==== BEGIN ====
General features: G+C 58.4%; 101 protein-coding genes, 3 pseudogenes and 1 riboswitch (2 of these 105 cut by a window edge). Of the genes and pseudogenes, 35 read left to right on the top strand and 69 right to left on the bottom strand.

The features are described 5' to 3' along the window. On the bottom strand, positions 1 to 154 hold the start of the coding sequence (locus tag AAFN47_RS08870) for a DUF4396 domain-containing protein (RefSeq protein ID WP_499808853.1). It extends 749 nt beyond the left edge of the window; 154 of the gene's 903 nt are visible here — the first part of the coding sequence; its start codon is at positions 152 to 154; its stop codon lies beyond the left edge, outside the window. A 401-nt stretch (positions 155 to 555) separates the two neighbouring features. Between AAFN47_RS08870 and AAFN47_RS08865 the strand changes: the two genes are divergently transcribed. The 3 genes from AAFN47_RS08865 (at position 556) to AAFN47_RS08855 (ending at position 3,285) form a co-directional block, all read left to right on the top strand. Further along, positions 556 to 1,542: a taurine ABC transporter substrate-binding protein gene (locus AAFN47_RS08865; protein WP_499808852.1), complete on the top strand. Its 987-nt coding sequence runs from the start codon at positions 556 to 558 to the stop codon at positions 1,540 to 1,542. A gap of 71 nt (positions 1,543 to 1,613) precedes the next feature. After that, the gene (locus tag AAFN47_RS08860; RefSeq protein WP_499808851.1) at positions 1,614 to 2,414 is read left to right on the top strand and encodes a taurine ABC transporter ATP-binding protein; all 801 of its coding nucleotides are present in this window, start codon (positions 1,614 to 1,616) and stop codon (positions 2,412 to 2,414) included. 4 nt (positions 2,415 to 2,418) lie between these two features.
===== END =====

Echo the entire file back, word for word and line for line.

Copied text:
General features: G+C 58.4%; 101 protein-coding genes, 3 pseudogenes and 1 riboswitch (2 of these 105 cut by a window edge). Of the genes and pseudogenes, 35 read left to right on the top strand and 69 right to left on the bottom strand.

The features are described 5' to 3' along the window. On the bottom strand, positions 1 to 154 hold the start of the coding sequence (locus tag AAFN47_RS08870) for a DUF4396 domain-containing protein (RefSeq protein ID WP_499808853.1). It extends 749 nt beyond the left edge of the window; 154 of the gene's 903 nt are visible here — the first part of the coding sequence; its start codon is at positions 152 to 154; its stop codon lies beyond the left edge, outside the window. A 401-nt stretch (positions 155 to 555) separates the two neighbouring features. Between AAFN47_RS08870 and AAFN47_RS08865 the strand changes: the two genes are divergently transcribed. The 3 genes from AAFN47_RS08865 (at position 556) to AAFN47_RS08855 (ending at position 3,285) form a co-directional block, all read left to right on the top strand. Further along, positions 556 to 1,542: a taurine ABC transporter substrate-binding protein gene (locus AAFN47_RS08865; protein WP_499808852.1), complete on the top strand. Its 987-nt coding sequence runs from the start codon at positions 556 to 558 to the stop codon at positions 1,540 to 1,542. A gap of 71 nt (positions 1,543 to 1,613) precedes the next feature. After that, the gene (locus tag AAFN47_RS08860; RefSeq protein WP_499808851.1) at positions 1,614 to 2,414 is read left to right on the top strand and encodes a taurine ABC transporter ATP-binding protein; all 801 of its coding nucleotides are present in this window, start codon (positions 1,614 to 1,616) and stop codon (positions 2,412 to 2,414) included. 4 nt (positions 2,415 to 2,418) lie between these two features.